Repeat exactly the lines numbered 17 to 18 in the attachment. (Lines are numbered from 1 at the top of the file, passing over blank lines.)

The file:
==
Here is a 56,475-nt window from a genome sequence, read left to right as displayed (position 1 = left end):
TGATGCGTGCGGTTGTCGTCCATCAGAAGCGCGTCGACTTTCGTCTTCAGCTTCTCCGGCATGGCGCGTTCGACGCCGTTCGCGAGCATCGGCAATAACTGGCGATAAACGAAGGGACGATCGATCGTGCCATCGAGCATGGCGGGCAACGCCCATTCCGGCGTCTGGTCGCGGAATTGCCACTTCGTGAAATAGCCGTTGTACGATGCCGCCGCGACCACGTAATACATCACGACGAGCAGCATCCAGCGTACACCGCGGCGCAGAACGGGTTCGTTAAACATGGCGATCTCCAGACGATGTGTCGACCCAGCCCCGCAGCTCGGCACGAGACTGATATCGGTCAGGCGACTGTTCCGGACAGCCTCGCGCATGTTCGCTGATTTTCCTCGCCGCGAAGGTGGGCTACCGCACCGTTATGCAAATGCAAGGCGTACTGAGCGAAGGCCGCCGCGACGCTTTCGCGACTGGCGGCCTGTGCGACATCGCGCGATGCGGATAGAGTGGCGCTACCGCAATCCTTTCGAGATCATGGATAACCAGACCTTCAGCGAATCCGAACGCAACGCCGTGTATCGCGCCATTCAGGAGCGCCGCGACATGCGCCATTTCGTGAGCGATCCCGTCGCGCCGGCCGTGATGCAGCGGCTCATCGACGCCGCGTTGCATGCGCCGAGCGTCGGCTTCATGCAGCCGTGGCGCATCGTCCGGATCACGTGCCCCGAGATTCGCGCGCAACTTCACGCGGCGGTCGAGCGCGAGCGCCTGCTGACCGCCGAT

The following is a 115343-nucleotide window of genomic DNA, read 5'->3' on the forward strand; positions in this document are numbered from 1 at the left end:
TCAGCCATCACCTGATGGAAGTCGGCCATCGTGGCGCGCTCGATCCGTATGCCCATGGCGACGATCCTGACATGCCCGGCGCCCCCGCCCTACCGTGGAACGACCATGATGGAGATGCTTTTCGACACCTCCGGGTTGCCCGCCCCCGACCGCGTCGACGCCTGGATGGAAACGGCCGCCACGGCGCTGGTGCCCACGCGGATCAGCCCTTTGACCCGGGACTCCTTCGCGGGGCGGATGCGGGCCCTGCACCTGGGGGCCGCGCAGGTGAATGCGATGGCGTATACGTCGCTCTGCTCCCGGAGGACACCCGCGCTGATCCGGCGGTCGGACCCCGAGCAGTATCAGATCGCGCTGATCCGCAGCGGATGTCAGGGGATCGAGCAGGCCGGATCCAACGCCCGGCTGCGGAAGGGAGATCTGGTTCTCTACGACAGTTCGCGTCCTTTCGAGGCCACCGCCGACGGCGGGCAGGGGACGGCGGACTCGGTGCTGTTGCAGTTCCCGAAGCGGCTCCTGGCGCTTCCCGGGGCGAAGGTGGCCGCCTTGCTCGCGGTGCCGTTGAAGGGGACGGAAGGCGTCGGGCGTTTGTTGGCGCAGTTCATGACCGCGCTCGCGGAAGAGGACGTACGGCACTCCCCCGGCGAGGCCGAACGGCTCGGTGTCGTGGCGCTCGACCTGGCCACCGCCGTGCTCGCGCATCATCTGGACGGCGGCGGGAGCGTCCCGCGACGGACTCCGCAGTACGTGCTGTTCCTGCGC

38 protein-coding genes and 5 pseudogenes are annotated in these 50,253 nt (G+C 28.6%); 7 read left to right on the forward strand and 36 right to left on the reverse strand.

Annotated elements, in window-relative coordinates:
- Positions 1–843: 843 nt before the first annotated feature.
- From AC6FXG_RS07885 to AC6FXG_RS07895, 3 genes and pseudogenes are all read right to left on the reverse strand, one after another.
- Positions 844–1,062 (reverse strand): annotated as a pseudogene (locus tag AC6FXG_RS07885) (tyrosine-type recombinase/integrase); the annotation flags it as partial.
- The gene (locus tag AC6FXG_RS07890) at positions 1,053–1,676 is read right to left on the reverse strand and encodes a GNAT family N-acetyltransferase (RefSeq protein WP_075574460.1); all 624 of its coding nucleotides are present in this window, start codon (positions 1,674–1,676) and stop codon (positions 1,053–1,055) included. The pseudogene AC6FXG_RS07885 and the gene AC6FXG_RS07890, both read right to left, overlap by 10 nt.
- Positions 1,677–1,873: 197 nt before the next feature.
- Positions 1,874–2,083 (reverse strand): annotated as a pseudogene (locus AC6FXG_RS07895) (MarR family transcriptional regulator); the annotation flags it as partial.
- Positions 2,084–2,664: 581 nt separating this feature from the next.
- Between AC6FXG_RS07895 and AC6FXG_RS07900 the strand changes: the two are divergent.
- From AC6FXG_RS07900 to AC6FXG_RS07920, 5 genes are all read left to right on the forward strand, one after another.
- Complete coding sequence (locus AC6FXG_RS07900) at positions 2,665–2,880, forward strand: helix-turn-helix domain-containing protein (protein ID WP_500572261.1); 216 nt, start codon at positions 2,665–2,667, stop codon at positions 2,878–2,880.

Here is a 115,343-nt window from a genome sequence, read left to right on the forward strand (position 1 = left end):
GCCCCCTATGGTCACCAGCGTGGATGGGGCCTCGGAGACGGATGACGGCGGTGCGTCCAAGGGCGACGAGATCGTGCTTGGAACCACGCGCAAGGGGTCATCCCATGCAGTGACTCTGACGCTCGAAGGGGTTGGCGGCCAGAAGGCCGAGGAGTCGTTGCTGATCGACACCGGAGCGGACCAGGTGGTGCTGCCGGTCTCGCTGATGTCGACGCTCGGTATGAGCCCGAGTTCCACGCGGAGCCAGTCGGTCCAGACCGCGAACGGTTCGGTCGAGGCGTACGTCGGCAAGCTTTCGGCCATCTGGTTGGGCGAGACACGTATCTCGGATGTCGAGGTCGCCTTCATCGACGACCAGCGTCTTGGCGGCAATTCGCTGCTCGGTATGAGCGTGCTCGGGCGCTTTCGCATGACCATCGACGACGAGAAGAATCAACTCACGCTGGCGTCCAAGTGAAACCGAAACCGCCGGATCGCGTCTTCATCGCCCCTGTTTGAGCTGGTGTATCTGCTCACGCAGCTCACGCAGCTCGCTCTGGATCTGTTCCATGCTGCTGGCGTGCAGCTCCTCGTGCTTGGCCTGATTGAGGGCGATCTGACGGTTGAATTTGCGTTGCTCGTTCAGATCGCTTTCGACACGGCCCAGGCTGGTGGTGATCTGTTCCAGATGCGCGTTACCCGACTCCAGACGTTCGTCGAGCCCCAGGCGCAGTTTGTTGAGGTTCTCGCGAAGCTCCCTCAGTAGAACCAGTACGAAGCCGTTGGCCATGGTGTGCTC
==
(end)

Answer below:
Here is a 115,343-nt window from a genome sequence, read left to right on the forward strand (position 1 = left end):
GCCCCCTATGGTCACCAGCGTGGATGGGGCCTCGGAGACGGATGACGGCGGTGCGTCCAAGGGCGACGAGATCGTGCTTGGAACCACGCGCAAGGGGTCATCCCATGCAGTGACTCTGACGCTCGAAGGGGTTGGCGGCCAGAAGGCCGAGGAGTCGTTGCTGATCGACACCGGAGCGGACCAGGTGGTGCTGCCGGTCTCGCTGATGTCGACGCTCGGTATGAGCCCGAGTTCCACGCGGAGCCAGTCGGTCCAGACCGCGAACGGTTCGGTCGAGGCGTACGTCGGCAAGCTTTCGGCCATCTGGTTGGGCGAGACACGTATCTCGGATGTCGAGGTCGCCTTCATCGACGACCAGCGTCTTGGCGGCAATTCGCTGCTCGGTATGAGCGTGCTCGGGCGCTTTCGCATGACCATCGACGACGAGAAGAATCAACTCACGCTGGCGTCCAAGTGAAACCGAAACCGCCGGATCGCGTCTTCATCGCCCCTGTTTGAGCTGGTGTATCTGCTCACGCAGCTCACGCAGCTCGCTCTGGATCTGTTCCATGCTGCTGGCGTGCAGCTCCTCGTGCTTGGCCTGATTGAGGGCGATCTGACGGTTGAATTTGCGTTGCTCGTTCAGATCGCTTTCGACACGGCCCAGGCTGGTGGTGATCTGTTCCAGATGCGCGTTACCCGACTCCAGACGTTCGTCGAGCCCCAGGCGCAGTTTGTTGAGGTTCTCGCGAAGCTCCCTCAGTAGAACCAGTACGAAGCCGTTGGCCATGGTGTGCTC